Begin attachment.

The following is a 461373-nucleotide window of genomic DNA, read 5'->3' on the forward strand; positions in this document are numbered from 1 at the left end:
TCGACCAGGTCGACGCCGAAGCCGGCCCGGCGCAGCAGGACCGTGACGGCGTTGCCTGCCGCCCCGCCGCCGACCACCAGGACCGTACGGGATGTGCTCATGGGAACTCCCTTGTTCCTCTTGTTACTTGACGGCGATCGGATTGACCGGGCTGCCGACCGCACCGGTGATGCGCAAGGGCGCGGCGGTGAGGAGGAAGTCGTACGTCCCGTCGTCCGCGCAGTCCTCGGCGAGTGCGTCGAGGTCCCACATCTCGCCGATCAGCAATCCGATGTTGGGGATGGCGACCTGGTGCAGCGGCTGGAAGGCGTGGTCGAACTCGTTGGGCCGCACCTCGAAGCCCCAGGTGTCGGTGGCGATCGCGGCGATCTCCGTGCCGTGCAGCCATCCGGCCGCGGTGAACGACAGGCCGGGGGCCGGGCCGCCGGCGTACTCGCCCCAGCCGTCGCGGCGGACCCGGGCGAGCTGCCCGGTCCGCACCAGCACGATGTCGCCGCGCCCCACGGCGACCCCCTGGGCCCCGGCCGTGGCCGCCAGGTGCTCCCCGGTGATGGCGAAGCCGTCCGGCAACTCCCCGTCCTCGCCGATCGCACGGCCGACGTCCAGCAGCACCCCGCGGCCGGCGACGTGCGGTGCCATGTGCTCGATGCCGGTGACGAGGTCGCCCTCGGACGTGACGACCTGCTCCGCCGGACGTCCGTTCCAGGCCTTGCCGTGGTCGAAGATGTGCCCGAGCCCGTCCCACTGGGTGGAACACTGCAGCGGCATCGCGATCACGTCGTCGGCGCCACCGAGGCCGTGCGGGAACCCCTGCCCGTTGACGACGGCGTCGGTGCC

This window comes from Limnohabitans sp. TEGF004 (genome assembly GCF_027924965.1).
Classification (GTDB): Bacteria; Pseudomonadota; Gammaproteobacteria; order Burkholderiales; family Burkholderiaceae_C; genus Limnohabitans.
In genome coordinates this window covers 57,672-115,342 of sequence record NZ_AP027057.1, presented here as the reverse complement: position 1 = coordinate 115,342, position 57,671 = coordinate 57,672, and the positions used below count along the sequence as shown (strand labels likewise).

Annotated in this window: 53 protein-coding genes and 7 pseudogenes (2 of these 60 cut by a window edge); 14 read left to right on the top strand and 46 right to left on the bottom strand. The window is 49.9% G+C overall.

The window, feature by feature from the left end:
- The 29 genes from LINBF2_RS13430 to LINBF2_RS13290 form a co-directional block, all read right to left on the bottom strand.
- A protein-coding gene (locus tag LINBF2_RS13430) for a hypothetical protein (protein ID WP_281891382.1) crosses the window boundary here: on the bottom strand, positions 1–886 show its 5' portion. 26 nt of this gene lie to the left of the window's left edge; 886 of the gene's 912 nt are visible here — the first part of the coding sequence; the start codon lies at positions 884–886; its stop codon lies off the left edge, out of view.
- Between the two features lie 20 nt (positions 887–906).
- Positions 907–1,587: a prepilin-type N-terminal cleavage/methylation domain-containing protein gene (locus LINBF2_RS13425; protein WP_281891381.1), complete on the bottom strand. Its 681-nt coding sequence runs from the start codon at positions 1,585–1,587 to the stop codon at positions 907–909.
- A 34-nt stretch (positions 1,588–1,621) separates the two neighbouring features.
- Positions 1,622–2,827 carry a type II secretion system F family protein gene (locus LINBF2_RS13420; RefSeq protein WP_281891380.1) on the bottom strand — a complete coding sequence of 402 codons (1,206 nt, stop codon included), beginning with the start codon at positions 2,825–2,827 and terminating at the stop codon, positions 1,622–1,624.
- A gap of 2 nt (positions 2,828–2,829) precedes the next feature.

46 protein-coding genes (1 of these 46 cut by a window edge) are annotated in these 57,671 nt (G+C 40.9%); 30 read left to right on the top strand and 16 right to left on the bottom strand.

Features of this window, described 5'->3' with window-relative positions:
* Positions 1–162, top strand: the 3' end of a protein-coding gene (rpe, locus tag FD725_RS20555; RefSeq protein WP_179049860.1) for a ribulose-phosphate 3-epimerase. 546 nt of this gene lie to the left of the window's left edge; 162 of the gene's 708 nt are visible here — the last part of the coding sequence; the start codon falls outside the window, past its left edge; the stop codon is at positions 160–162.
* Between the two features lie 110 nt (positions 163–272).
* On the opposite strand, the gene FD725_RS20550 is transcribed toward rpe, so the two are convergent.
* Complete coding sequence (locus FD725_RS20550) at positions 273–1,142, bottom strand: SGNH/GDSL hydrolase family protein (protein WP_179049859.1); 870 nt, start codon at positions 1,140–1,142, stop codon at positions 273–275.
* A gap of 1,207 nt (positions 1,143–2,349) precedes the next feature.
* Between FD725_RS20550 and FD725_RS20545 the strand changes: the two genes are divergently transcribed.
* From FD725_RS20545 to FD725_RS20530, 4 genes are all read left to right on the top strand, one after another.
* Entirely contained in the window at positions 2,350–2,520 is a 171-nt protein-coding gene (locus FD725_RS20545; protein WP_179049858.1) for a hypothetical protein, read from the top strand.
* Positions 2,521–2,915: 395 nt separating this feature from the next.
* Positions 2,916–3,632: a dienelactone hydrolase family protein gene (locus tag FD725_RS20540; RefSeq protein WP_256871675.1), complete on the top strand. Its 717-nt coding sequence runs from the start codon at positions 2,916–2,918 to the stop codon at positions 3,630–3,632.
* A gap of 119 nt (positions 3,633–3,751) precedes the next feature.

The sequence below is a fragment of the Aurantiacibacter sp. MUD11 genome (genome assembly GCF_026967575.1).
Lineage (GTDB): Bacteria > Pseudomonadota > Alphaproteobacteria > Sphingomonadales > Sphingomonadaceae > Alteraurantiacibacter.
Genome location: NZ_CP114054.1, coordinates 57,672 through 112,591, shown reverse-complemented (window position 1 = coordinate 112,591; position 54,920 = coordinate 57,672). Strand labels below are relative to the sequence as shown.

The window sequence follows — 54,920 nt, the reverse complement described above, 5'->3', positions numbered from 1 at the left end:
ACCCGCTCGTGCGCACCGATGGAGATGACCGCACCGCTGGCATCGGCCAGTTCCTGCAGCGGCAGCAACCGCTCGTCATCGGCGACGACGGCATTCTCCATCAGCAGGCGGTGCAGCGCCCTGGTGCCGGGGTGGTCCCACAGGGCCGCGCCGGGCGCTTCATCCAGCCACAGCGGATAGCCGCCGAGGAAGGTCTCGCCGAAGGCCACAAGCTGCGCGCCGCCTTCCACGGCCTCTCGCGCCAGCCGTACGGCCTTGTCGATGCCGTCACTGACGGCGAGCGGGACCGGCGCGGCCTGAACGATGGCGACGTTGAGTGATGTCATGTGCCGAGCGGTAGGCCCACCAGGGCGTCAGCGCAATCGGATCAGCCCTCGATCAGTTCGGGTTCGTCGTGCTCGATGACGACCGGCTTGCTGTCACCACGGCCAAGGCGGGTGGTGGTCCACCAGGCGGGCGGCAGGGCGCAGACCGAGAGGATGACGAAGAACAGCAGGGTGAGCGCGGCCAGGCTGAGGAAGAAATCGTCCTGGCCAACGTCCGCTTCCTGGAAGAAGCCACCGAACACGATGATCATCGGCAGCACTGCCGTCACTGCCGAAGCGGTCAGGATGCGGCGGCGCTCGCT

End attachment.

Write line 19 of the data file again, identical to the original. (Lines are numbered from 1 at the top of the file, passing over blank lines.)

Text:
* On the opposite strand, the gene FD725_RS20550 is transcribed toward rpe, so the two are convergent.